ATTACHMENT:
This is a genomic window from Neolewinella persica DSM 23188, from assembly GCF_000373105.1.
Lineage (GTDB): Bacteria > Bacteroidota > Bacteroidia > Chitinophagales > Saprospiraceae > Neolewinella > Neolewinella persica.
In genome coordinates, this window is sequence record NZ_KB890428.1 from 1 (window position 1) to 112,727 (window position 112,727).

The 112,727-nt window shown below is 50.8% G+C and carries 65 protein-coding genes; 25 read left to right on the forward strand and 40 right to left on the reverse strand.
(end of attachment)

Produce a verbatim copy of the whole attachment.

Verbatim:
This is a genomic window from Neolewinella persica DSM 23188, from assembly GCF_000373105.1.
Lineage (GTDB): Bacteria > Bacteroidota > Bacteroidia > Chitinophagales > Saprospiraceae > Neolewinella > Neolewinella persica.
In genome coordinates, this window is sequence record NZ_KB890428.1 from 1 (window position 1) to 112,727 (window position 112,727).

The 112,727-nt window shown below is 50.8% G+C and carries 65 protein-coding genes; 25 read left to right on the forward strand and 40 right to left on the reverse strand.